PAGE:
This falls short of the scientific standards used to evaluate other treatments, he said. “We search for the truth by testing it with experimental evidence.”
Hruz spoke at an Oct. 11 panel on Gender Dysphoria in Children at the Heritage Foundation in Washington, D.C. Also speaking at the event were Dr. Michelle Cretella, president of the American College of Pediatricians, and Dr. Allan Josephson, professor and division chief of Child and Adolescent Psychiatry at the University of Louisville in Kentucky.
Gender dysphoria is a psychological condition in which a person’s experience of the psychological and cultural associations of their gender differ greatly from their biological sex. It is unclear how many children in the United States experience gender dysphoria, but the condition is relatively uncommon.
Cretella explained the health risks of putting children on puberty blockers and hormones associated with the opposite sex. The use of these drugs, she said, “is treating puberty like a disease, arresting a normal process which is critical to normal development for kids.”
She pointed out that there had never been long-term studies on hormone repression drugs, and their impact – particularly on children – is unknown. What is known, however, is the risk of cancer and cardiovascular disease, and growth disruption associated with hormone therapies used for cross-sex treatment.
She also pushed back against the claims that affirming a patient's perceived gender leads to improved outcomes to children, saying that “those studies are extremely short term” with small study groups and poorly designed controls. Cretella pointed to former patients who change their minds “at age 28 or so and saying, ‘Oh my gosh, what was done to me?’”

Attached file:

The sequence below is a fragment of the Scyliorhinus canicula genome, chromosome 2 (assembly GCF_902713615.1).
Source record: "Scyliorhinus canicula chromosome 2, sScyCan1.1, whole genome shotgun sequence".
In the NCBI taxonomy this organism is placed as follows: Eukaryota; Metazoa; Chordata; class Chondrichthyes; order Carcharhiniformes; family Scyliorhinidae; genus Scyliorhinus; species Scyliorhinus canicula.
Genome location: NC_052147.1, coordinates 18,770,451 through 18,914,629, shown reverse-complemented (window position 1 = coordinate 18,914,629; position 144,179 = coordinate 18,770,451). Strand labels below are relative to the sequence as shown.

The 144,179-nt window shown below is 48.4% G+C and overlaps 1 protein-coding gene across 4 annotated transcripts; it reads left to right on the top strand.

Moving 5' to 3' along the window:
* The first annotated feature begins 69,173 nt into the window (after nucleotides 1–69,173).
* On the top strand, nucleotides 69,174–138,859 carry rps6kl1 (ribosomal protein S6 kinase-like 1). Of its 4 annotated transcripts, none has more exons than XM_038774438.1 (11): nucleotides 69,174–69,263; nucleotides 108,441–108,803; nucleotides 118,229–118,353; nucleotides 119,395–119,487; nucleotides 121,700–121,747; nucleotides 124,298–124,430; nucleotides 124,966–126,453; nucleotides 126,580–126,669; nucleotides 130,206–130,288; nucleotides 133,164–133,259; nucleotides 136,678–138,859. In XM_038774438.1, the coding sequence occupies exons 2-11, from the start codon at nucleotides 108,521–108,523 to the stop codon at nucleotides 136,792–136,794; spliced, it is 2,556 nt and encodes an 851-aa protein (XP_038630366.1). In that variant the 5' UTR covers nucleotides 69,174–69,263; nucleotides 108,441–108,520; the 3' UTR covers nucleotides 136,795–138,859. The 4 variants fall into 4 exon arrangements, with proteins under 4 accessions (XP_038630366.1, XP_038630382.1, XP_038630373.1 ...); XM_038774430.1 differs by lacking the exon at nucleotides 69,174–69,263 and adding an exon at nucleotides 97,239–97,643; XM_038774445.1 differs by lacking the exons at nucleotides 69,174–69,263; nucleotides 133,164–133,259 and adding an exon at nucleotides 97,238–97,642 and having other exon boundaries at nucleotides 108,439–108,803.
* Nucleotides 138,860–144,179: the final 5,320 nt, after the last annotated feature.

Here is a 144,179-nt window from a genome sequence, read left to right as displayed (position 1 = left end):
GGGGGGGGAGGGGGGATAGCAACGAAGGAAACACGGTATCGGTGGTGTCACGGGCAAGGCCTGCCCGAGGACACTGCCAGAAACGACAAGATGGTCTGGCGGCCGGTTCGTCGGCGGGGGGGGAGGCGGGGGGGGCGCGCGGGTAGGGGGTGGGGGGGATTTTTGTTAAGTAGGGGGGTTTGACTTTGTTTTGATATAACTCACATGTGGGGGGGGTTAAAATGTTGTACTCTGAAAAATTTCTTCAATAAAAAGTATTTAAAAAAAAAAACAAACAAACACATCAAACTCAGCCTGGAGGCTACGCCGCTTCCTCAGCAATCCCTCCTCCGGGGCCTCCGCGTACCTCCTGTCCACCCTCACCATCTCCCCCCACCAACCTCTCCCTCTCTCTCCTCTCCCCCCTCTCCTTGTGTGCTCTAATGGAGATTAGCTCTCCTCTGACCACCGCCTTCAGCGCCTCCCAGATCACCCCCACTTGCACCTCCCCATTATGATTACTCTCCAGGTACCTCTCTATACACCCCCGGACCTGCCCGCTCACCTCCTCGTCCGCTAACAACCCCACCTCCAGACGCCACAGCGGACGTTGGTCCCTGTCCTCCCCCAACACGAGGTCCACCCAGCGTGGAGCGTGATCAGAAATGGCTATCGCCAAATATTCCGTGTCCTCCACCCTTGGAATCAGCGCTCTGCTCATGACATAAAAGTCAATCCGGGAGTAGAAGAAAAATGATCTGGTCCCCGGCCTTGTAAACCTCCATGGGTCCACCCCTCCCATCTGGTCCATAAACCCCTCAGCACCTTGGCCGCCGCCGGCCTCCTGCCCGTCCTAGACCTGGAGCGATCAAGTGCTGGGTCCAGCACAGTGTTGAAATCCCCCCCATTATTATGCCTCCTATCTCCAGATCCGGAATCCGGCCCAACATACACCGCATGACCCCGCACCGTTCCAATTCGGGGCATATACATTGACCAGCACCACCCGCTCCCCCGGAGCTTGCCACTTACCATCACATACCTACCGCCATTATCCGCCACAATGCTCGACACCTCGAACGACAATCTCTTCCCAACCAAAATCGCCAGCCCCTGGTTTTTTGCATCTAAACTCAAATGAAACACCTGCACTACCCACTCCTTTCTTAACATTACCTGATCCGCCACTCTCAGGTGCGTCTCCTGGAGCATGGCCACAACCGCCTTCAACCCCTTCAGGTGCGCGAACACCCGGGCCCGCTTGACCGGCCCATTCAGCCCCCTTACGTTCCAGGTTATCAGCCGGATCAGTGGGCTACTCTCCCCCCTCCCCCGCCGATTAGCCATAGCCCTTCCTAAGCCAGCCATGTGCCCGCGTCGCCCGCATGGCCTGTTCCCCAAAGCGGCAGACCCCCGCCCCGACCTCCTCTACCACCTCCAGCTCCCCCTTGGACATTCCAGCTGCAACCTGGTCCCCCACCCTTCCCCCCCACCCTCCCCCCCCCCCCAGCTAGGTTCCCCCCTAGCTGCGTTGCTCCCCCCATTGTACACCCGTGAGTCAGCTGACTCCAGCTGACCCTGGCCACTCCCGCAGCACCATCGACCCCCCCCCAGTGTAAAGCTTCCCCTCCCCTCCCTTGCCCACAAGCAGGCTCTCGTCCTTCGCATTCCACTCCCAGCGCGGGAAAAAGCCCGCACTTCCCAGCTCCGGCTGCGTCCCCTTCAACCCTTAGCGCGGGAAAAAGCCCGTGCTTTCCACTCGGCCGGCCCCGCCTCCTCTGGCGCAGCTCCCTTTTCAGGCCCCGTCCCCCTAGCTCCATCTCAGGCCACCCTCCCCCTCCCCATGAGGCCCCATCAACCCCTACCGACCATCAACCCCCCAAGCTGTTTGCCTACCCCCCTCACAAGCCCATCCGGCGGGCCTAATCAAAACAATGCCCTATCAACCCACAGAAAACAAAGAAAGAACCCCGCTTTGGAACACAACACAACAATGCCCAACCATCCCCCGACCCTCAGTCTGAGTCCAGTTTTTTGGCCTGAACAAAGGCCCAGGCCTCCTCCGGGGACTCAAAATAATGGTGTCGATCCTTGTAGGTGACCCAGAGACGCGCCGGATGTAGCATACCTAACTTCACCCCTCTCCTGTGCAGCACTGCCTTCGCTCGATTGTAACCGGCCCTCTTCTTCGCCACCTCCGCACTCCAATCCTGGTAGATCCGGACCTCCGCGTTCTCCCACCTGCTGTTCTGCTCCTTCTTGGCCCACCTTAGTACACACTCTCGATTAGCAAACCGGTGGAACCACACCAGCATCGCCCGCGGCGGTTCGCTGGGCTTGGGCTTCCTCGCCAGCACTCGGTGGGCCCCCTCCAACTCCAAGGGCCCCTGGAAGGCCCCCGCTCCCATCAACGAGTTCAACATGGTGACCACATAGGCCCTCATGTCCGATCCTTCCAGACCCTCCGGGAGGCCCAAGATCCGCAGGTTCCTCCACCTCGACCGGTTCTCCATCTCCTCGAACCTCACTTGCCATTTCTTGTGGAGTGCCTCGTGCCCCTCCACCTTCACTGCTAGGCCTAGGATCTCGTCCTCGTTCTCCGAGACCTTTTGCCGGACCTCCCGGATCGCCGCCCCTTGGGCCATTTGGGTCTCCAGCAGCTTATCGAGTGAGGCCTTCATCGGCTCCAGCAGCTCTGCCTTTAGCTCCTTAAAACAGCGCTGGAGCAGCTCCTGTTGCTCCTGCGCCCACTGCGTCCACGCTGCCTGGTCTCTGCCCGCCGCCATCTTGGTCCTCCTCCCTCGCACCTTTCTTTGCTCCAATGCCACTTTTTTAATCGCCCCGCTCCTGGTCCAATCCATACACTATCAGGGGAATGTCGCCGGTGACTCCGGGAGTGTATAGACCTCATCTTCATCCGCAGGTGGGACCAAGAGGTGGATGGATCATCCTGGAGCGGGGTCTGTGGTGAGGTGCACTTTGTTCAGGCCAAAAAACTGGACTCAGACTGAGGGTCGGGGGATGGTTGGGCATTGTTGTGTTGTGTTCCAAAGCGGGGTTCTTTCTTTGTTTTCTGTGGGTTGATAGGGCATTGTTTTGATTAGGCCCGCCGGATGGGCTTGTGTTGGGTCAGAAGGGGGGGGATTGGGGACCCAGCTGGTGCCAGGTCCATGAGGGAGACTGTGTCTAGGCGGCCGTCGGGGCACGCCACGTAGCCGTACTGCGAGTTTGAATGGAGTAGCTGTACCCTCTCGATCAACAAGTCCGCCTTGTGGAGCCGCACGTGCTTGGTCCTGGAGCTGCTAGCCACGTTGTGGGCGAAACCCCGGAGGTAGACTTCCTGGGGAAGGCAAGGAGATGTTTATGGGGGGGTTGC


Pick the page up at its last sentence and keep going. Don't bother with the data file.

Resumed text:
Emphasizing the importance of rooting medical practices in science rather than ideology, Hruz noted that no randomized controlled trial or consistent findings have shown that puberty blockers and cross-sex hormones are the best treatments for children with gender dysphoria.
“The reality is there is no science to back this drastic change.” He also noted that as many as 90 percent of youth outgrow gender dysphoria by the end of adolescence and realign their identity with their biological sex.
Josephson focused on the psychological element of childhood gender dysphoria, noting that at its root, the disorder is a social and psychological phenomenon.
He contested that relying on hormonal therapies leaves aside a full investigation of the root psychological causes underlying the dysphoria, which therefore halts the most effective treatment before it starts.
Josephson pointed to the treatment of one patient who came in for counseling on gender dysphoria and ended up uncovering deep wounds of childhood abuse underlying their discomfort. “When doctors see pain or distress we try to find the cause of it and map out a treatment. We don’t try to ignore it,” he urged.
And treatment does not mean avoiding all forms of stress or trial, Josephson said. “In the process of development we’re always subjected to some kind of stress or developmental crisis.”
The key is to adequately diagnose and treat the underlying causes of gender dysphoria, he said. “If we ignore pain, the bottom line is that we might miss a diagnosis and chance for developmental progress.”
Most of all, Josephson said, children going through gender dysphoria need to be affirmed and loved.
“Of course you affirm a child and love a child,” he said. “But you don’t affirm a bad idea.”
Posted on 10/15/2017 07:00 AM (Royal Doors)
Why do we have icons? And so many of them? Icons in fact come out of a troubled time in the Church’s history. But that’s ok, because the Church comes out of a troubled time in history. This is what we read about in today’s Gospel. Our Lord’s prayer in chapter 17 of the Gospel […]
The post The Divine Iconographer- Fathers of the Seventh Ecumenical Council appeared first on Royal Doors.
Posted on 10/14/2017 00:31 AM (Royal Doors)
FROM TIME TO TIME Eastern Christians are reproached for venerating icons because “icons are not in the Bible.” St John of Damascus, whose treatises on icons were instrumental in defeating iconoclasm, taught that the Church’s icons are “in the Bible” because they stand in the context of God’s own self-revelation to us through images. We […]
Posted on 10/13/2017 21:46 PM (CNA Daily News - US)